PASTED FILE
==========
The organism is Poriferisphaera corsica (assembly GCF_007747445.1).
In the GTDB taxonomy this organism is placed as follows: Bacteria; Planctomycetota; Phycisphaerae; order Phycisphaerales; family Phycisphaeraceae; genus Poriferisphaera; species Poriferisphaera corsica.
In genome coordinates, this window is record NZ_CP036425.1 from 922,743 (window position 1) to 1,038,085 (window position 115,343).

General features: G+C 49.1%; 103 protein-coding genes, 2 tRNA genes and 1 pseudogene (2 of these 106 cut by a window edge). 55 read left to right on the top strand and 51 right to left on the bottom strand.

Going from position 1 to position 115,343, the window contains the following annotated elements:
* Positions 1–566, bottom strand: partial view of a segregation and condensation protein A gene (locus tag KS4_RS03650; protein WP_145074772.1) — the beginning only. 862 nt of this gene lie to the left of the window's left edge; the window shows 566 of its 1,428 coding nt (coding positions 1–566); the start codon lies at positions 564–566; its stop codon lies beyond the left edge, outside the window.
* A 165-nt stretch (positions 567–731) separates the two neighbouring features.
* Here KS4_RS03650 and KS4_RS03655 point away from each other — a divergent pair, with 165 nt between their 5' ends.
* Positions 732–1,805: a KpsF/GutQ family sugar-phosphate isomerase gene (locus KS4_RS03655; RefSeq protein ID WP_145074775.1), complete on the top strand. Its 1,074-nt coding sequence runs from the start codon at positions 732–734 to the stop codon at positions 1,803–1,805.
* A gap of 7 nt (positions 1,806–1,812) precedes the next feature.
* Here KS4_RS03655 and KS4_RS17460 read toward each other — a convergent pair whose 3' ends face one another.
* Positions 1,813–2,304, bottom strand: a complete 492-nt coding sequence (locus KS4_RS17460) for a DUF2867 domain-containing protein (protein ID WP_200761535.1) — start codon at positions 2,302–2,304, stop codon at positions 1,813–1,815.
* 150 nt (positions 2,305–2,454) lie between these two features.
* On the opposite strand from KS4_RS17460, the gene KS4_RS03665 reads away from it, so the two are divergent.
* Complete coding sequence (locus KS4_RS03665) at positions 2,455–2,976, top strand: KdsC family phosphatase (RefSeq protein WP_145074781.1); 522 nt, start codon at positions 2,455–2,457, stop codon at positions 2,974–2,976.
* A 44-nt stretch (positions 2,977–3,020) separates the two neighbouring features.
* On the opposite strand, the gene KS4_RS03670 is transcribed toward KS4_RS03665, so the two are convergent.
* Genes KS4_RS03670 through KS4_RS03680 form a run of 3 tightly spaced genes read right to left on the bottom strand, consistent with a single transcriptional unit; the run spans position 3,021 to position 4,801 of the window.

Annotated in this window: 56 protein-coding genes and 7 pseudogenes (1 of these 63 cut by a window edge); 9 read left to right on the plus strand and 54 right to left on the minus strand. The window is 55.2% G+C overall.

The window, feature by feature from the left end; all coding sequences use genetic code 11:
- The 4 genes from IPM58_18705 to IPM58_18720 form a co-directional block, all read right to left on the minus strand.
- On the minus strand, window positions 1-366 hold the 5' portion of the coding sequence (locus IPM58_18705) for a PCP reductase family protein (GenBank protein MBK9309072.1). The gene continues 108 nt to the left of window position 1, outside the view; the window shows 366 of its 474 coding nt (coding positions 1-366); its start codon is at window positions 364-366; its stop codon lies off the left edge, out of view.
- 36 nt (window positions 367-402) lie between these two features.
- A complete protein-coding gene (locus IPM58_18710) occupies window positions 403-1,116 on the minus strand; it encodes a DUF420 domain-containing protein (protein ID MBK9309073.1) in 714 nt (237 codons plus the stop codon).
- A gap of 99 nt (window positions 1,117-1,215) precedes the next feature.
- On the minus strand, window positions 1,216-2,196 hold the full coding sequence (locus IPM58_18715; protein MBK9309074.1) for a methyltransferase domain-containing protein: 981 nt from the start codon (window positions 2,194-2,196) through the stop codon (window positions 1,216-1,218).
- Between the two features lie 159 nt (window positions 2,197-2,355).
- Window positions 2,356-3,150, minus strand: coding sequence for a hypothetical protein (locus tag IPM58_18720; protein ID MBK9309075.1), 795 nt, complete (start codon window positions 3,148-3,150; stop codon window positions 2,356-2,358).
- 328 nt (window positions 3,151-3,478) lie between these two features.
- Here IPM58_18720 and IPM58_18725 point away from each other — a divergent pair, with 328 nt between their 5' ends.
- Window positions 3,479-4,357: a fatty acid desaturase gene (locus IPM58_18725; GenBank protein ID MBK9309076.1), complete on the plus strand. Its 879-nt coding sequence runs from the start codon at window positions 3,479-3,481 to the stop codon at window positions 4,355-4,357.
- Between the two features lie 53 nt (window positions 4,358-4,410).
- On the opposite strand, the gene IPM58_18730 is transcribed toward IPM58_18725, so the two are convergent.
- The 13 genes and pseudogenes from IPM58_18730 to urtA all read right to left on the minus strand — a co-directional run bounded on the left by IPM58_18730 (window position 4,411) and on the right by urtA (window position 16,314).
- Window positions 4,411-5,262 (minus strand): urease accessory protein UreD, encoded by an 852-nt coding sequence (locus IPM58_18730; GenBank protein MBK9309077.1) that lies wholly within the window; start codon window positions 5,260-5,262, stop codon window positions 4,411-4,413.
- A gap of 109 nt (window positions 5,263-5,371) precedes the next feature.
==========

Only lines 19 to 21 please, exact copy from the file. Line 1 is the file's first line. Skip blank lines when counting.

Annotated in this window: 56 protein-coding genes and 7 pseudogenes (1 of these 63 cut by a window edge); 9 read left to right on the plus strand and 54 right to left on the minus strand. The window is 55.2% G+C overall.

The window, feature by feature from the left end; all coding sequences use genetic code 11:
- The 4 genes from IPM58_18705 to IPM58_18720 form a co-directional block, all read right to left on the minus strand.